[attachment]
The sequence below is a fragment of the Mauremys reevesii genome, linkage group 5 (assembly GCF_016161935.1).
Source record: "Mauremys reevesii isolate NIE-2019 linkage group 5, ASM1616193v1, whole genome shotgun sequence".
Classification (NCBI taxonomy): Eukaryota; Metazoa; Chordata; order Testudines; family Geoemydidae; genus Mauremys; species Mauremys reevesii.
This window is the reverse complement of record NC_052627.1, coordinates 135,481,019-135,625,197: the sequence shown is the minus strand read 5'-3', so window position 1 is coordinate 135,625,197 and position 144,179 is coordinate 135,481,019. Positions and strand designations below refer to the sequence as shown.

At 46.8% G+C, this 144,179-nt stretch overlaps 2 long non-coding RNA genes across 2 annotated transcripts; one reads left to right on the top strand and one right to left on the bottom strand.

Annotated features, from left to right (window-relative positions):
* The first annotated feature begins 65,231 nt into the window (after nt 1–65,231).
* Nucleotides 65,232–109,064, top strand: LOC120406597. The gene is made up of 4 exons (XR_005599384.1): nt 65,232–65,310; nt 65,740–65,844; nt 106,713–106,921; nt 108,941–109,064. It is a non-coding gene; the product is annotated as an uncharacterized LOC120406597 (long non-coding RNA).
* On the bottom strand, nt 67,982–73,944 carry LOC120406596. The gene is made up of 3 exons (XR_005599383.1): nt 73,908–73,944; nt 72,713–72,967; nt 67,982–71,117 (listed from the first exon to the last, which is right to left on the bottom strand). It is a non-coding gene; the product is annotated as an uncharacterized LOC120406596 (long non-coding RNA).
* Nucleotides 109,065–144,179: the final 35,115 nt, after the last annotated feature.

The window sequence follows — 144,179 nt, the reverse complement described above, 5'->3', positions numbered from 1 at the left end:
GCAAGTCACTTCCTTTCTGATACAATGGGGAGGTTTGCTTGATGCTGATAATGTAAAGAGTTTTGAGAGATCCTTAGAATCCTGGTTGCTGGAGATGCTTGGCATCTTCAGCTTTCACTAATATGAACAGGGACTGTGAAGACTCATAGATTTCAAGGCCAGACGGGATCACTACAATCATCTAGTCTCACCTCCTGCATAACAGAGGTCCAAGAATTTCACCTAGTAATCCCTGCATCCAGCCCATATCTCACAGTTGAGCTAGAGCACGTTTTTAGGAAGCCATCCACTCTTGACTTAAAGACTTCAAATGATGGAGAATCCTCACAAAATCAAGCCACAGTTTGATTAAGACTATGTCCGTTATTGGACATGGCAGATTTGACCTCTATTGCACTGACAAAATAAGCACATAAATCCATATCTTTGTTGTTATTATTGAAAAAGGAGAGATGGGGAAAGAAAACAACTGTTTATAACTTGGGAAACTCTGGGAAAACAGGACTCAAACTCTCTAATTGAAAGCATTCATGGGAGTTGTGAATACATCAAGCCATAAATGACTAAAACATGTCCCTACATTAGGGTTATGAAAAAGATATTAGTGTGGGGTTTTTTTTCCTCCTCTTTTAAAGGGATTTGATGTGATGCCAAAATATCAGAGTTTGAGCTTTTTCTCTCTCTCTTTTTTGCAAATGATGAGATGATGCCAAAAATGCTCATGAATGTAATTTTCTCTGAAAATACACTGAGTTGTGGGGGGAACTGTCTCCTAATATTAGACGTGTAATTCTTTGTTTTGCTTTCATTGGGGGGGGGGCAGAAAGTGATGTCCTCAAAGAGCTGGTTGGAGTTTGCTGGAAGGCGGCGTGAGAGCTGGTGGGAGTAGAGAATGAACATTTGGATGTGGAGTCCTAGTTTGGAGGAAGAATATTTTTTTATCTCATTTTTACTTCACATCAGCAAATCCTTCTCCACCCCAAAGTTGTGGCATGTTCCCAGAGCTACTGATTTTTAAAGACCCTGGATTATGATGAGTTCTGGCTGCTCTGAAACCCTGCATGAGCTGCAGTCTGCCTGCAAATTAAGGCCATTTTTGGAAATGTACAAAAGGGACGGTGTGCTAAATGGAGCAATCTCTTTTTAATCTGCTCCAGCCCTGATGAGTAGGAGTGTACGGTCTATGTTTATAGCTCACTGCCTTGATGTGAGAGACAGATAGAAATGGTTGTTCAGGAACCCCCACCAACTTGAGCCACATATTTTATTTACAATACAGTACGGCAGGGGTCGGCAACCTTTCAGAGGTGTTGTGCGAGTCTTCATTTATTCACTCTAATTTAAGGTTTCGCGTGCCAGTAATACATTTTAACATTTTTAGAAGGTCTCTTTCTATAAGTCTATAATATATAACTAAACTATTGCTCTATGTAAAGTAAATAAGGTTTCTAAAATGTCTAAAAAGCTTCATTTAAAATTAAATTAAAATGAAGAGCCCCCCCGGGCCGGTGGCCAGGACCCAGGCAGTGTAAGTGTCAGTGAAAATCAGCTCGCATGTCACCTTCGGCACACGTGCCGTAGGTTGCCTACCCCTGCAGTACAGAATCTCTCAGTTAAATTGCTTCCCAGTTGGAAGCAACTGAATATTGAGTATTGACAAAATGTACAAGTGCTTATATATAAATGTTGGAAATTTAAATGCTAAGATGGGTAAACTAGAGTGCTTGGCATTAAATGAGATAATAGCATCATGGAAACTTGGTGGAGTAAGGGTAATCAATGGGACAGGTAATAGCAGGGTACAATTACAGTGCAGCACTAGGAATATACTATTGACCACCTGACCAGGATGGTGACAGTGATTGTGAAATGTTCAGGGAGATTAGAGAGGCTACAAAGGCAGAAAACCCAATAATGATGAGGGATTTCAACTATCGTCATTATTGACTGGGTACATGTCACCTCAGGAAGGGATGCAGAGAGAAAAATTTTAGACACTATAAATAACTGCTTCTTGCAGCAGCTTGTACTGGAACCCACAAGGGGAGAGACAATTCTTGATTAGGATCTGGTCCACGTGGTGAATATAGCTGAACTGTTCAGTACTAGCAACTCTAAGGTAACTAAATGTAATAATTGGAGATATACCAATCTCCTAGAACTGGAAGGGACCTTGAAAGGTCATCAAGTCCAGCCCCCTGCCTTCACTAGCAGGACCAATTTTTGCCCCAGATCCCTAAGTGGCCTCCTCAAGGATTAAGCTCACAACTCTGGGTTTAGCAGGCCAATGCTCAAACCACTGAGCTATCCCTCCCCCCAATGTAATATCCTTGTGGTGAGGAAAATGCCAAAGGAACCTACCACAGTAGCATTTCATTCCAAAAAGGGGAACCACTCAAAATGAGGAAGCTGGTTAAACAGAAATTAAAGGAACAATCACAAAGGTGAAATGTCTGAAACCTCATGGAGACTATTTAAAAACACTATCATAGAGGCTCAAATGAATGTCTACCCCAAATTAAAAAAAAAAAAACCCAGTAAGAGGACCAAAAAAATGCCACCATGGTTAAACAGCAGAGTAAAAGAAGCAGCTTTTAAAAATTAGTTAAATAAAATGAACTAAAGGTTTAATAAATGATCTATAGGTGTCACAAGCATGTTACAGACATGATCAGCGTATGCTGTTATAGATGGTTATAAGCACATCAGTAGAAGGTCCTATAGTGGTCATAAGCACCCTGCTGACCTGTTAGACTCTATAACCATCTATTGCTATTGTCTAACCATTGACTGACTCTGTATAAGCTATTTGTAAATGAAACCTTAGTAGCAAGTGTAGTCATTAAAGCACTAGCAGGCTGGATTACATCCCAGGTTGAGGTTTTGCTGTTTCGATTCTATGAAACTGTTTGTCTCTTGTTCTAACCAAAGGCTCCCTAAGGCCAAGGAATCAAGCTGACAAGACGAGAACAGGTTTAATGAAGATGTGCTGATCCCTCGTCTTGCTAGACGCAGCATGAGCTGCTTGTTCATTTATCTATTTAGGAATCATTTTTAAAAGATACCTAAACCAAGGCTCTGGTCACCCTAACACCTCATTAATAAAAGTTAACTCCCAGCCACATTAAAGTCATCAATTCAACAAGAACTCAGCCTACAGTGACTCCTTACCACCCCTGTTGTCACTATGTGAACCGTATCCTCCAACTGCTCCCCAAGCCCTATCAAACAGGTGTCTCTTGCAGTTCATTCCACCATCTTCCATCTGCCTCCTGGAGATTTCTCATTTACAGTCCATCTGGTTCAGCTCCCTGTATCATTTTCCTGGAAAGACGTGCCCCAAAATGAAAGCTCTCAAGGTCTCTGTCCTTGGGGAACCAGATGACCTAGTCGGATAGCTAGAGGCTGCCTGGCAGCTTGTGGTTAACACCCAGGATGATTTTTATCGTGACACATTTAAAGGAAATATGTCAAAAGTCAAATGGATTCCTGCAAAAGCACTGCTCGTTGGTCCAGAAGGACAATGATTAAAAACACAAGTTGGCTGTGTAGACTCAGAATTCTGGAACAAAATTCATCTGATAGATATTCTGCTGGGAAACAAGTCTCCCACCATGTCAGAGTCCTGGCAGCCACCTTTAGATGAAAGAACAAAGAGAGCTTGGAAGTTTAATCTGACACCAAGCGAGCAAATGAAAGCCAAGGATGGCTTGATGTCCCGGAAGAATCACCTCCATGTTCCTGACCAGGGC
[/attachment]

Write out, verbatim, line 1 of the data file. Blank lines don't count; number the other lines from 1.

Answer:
The sequence below is a fragment of the Mauremys reevesii genome, linkage group 5 (assembly GCF_016161935.1).